By the 1990s, the buoyant economic situation, the greater presence of the international corporate sector and their own tech-savvy, fast- changing society, rapid urbanization, and seamlesss traversions from one cultural mode to another had led the artists to incessant inventiveness, and a cross-cultural fertilization, and at the same time, a breaking of boundaries between different expressions. The prices of young artists along with the masters began to soar and Indian artists began to have a significant international presence. If modernism earlier could be located in the 'interstices' of cultures, the defining moment now became the intersection itself between high/low, art/life, national/international. Atul Dodiya's works archive art history, tradition, mediums, and his own locale to uniquely express the existing situation. He has, for instance, converged on bustling bazaars to paint shop shutters, which can be opened to reveal a diametrically opposite reality inside. Anju Dodiya, on the other hand, examines the fractured self by means of her own persona intertwined within the social setting. Anita Dube has assembled material from ceramic dyes used in temple icons to styrofoam wedges to instal the detritus of civilization. The site-specific installations of Subodh Gupta consist of steel objects of everyday use or trunks carried by migrant labourers, even thalis and katoris utilized in daily meals, and reconrextualize them to bring about a greater awareness of migration, labour, cross-fertilization of cultures, and other shifts of humanity in the present. The sculptor and painter Riyas Komu, in recent years, has made portraits which are culled from the deluge of mass media and included the dispossessed, the homeless, the marginalized-from the migrant labourer to the footballer-who have found shelter and evoked an intense scrutiny. If these are victims of historical circumstances, they are also survivors of their predicament and are shown in their dual identity as systematic citizens of an increasingly wider world order.

 

In these interactions, which took place over the last two decades, there is a lively interplay of ideas, which reveals the social, cultural, and historical matrix of art and art-making as it has taken place with four generations of Indian artists. As the artists gradually unwound layers of their experiences, their work processes, their interface with each other and with the society at large, many unknown facets of art began to emerge. Apart from providing a greater understanding, these constitute an archival record of the art situation in India. The exchanges took place in the artists' studios and other intimate places and sometimes seemed more in the nature of ruminations, providing access to the inner recesses of their consciousness. The incidental, the anecdotal, the accidental lead to the praxis of art and indeed of creativity, and acquire significance in this context. The trajectories of their lives reveal the early years of an independent nation, the travails of the Partition, the setting-up of institutions, the bunglings and successes which followed later, providing a distinctive social document of the period. All this is published in some detail so that the reader can avail of material otherwise inaccessible. These freewheeling conversations while being reflective and informative are, at the same time, informal and candid so that the scholar as well as the art aficionado can avail of them. Finally, the kaleidoscopic tapestty that emerges from 60 years of art practices, revealed in the artists' own words, can only be seen as a work in progress, which while being critical, is open- ended and subject to further conversations.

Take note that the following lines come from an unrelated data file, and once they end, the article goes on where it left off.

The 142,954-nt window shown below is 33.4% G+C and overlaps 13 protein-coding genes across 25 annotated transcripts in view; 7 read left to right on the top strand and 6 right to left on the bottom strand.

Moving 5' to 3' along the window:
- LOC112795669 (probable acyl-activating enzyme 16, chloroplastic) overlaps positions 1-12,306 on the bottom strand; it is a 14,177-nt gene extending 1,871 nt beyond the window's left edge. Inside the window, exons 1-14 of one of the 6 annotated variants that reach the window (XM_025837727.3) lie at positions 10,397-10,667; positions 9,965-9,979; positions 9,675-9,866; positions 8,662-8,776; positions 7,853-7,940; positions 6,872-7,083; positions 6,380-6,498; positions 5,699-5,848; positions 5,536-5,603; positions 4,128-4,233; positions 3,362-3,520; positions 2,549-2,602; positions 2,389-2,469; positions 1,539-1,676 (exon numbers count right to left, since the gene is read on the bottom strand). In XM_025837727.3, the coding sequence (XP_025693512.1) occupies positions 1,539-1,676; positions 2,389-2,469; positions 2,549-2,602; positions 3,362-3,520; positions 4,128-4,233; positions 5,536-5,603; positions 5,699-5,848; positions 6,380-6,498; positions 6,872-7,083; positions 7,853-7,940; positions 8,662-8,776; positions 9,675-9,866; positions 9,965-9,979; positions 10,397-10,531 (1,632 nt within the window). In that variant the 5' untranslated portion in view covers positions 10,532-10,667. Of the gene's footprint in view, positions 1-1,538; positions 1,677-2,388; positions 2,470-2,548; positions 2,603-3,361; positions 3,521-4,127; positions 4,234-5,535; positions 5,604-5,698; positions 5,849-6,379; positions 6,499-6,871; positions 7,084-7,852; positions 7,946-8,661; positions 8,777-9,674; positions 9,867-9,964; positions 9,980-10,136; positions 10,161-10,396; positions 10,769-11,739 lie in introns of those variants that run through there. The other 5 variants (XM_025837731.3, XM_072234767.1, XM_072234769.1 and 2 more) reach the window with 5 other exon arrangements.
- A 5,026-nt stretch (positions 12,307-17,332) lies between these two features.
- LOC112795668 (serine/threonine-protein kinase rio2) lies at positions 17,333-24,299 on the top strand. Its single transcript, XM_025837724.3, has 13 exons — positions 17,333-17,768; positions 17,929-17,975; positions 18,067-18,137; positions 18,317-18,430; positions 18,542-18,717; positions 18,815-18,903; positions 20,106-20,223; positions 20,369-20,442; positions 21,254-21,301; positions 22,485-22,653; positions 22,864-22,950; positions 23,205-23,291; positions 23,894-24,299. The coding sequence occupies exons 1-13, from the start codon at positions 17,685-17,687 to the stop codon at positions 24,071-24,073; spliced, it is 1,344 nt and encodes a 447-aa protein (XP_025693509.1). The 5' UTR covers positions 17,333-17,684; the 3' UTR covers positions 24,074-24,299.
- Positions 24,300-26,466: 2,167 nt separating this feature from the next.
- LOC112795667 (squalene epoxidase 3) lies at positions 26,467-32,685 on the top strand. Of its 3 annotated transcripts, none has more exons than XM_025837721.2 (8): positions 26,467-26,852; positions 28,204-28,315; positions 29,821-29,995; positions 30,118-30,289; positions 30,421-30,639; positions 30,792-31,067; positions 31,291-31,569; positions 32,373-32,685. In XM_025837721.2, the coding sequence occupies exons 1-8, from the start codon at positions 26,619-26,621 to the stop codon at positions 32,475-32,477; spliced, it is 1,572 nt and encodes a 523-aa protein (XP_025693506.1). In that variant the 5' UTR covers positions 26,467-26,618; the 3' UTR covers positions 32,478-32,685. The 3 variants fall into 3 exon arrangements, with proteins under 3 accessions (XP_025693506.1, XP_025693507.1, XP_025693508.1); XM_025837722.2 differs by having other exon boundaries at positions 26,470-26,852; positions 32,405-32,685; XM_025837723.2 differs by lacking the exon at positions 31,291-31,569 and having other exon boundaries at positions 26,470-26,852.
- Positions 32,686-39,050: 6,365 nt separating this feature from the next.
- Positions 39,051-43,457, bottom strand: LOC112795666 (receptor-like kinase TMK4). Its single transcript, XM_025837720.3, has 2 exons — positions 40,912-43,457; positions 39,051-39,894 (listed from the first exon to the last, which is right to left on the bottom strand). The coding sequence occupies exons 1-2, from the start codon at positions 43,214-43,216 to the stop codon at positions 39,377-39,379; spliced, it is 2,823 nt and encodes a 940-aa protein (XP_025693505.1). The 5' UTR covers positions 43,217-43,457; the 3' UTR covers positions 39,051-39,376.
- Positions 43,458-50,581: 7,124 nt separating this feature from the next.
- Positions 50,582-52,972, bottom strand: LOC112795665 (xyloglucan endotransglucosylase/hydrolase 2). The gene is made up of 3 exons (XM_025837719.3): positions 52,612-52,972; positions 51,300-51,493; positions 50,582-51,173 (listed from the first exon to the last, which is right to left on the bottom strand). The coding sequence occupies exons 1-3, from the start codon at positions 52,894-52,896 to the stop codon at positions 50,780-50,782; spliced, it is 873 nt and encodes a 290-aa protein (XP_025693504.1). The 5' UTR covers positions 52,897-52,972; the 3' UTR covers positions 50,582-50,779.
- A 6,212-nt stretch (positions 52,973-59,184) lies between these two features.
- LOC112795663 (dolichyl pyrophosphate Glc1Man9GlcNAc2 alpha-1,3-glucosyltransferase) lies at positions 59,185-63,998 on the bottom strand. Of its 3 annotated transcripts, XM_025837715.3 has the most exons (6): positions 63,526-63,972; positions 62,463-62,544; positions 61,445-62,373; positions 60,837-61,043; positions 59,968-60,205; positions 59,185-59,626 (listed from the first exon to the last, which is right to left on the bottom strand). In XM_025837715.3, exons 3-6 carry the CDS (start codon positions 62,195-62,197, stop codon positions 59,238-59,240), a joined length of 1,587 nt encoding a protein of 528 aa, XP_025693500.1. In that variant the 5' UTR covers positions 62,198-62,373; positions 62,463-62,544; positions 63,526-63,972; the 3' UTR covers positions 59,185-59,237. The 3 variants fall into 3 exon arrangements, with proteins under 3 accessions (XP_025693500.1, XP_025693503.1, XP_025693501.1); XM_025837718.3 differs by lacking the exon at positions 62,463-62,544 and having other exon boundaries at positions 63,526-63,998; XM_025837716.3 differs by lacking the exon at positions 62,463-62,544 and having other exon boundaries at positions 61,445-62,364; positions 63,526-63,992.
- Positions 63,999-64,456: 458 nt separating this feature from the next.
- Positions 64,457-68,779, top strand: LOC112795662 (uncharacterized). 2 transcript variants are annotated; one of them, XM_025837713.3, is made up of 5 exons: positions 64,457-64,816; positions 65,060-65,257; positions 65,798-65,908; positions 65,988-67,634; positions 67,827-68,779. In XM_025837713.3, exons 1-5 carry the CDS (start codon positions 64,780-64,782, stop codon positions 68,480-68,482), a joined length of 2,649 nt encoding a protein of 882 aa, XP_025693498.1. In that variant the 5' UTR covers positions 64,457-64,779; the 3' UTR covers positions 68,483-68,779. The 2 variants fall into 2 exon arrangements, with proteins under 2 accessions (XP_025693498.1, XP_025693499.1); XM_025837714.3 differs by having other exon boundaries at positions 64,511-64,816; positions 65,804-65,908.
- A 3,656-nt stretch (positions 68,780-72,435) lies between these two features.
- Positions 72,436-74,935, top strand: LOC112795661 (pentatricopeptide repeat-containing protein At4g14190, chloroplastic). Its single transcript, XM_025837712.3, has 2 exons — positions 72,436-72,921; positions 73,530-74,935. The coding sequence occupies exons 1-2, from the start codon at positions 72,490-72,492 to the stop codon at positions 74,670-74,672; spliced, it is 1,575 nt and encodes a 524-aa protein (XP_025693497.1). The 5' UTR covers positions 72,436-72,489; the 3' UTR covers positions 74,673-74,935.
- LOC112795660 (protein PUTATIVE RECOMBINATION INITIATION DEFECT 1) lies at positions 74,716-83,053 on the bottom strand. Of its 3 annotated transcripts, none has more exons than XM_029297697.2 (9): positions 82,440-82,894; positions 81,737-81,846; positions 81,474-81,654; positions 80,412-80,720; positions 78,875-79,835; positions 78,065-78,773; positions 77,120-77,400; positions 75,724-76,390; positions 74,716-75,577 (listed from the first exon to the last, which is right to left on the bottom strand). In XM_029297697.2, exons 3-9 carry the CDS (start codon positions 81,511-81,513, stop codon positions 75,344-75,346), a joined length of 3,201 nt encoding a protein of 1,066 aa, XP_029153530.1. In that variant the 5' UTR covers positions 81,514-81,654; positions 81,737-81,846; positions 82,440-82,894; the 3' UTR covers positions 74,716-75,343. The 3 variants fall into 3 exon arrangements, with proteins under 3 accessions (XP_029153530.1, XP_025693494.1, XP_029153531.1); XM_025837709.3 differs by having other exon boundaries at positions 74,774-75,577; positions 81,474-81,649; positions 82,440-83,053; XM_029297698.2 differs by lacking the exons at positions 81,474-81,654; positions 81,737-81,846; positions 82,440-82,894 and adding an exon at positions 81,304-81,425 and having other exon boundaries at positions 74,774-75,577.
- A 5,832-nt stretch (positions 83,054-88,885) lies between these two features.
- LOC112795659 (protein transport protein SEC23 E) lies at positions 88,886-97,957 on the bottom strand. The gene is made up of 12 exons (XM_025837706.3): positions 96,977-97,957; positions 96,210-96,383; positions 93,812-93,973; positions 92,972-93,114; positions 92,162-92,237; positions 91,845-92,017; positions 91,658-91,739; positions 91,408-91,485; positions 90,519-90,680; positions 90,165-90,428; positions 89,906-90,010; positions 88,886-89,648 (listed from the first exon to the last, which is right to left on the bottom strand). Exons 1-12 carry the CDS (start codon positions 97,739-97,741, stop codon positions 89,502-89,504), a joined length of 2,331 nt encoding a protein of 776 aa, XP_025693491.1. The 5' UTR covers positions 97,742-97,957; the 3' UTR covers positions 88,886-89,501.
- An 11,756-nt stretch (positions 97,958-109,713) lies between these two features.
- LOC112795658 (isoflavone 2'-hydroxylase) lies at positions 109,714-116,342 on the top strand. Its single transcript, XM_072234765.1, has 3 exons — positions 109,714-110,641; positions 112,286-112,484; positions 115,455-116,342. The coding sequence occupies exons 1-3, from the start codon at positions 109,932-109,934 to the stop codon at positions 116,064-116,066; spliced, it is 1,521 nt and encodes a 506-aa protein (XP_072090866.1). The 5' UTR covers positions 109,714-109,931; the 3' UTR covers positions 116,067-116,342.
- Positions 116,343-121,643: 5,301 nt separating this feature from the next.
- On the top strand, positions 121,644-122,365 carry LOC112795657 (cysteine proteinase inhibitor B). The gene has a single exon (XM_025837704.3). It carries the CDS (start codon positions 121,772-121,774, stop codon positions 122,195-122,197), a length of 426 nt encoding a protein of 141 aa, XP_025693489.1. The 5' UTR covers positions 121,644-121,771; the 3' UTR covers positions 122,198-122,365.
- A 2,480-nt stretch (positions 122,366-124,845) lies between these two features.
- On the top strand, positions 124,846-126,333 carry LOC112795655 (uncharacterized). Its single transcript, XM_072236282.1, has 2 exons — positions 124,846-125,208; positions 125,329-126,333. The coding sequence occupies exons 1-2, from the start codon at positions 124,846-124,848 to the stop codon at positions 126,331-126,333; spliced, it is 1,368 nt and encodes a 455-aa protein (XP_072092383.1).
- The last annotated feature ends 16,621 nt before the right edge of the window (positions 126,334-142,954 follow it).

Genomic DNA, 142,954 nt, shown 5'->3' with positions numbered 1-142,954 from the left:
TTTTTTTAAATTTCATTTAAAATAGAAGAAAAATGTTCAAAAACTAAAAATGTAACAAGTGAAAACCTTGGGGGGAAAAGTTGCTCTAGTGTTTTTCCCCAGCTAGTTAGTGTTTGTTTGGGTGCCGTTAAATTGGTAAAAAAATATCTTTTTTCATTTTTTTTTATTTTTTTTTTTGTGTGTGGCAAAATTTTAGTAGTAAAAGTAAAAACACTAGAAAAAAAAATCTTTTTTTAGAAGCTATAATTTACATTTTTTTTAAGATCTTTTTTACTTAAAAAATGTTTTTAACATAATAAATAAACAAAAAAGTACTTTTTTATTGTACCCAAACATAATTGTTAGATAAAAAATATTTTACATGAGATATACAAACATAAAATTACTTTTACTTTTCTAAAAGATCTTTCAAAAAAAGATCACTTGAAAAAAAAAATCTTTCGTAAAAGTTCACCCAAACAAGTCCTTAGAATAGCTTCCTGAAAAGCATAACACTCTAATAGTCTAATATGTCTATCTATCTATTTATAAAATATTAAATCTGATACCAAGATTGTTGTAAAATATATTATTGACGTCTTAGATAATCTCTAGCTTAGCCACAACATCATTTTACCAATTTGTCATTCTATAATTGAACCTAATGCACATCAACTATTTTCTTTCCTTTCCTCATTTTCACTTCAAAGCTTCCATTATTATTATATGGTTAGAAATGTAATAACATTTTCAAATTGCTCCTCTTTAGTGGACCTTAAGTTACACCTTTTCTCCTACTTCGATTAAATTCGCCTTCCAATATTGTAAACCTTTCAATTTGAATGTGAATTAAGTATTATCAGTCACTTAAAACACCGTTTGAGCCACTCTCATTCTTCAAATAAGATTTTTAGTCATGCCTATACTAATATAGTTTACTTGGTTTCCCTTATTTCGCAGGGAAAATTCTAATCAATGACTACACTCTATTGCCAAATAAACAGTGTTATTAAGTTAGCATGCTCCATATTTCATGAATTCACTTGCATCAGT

Contents Volume I

 

Introduction

ix

F.N. Souza

3

M.F. Hussain

25

S.H. Raza

41

Krishen Khanna

63

Tyeb Mehta

85

Akbar Padamsee

101

Ram Kumar

119

J. Swaminathan

135

Biren Di

151

Satish Gujral

169

Jehangir Sabavala

183

Anjolie Ela Menon

203

Paritosh Sen

223

K.G. Subramanyam

235

A.N. Ramachandran

259

Nilima Sheikh

277

Gieve Patel

295

Sudhir Patwardhan

311

Select Bibliography

333

List of Illustrations

339

Index

345

Acknowledgements

351

 

Contents Volume II

 

Introduction

xi

Nalini Malani

3

V. Viswanadhan

23

Jatin Das

43

Arpita Singh

59

Rameshwar Broota

77

Arpana Caur

97

G. Ravinder Reddy

115

Atul Dodiya

133

Anita Dube

153

Subodh Gupta

167

Anju Dodiya

185

Riyas Komu

205

Select Bibliography

219

List of Illustrations

225

Index

229

Acknowledgement

233

 

Sample Pages